Today is the anniversary of the release date of the Buster Keaton comedy Battling Butler (1926).
Some background: Keaton’s recent feature Go West had not done so well, so his producer (and brother-in-law) Joe Schenck exercised a little authority and dictated his next couple of projects. Battling Butler was based on a hit stage play of the same name that had starred Charlie Ruggles.
The film finds Keaton playing the same sort of character we find in The Saphead, Seven Chances and The Navigator, a rich, useless young man, whose father sends him camping to make a man of him. In short order he falls in love with a mountain girl. In order to impress her and her rough, tough family with his manhood he misrepresents himself as another man who has the same name who happens to be a boxing champion. Little of Keaton’s full scope of ingenuity is in evidence in the film. It has almost nothing distinctive about it except a few small gags. Yet it was Keaton’s most financially successful feature. This ironic fact would not bode well for Keaton’s future and ongoing independence as a film-maker.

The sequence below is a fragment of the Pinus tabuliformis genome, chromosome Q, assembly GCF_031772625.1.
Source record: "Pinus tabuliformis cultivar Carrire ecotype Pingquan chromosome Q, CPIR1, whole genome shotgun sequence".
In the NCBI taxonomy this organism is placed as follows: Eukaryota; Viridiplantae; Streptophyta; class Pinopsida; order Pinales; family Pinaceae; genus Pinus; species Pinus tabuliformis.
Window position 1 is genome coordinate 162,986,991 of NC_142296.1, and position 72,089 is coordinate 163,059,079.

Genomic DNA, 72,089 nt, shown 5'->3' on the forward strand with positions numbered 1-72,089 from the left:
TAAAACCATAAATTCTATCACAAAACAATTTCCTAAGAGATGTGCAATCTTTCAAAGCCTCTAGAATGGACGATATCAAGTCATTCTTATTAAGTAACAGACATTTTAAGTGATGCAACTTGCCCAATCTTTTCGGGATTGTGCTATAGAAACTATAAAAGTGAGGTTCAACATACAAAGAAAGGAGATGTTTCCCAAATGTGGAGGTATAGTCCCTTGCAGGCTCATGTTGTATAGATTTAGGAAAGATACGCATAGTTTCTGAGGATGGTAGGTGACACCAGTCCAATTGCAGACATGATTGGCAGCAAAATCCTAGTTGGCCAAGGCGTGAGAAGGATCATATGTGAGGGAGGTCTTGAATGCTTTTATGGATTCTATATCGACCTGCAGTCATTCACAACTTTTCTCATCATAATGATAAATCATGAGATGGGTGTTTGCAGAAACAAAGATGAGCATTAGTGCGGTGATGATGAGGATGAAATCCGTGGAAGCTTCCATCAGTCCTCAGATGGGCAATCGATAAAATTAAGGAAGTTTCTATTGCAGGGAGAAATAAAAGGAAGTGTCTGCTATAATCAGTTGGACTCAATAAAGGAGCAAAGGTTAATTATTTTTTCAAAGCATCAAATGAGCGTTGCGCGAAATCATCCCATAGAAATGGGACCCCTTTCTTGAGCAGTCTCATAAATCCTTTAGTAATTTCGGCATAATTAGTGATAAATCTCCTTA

To learn more about comedy film history please check out my new book: Chain of Fools: Silent Comedy and Its Legacies from Nickelodeons to Youtube, just released by Bear Manor Media, also available from amazon.com etc etc etc To learn about the history of vaudeville, consult No Applause, Just Throw Money: The Book That Made Vaudeville Famous, available at Amazon, Barnes and Noble, and wherever nutty books are sold.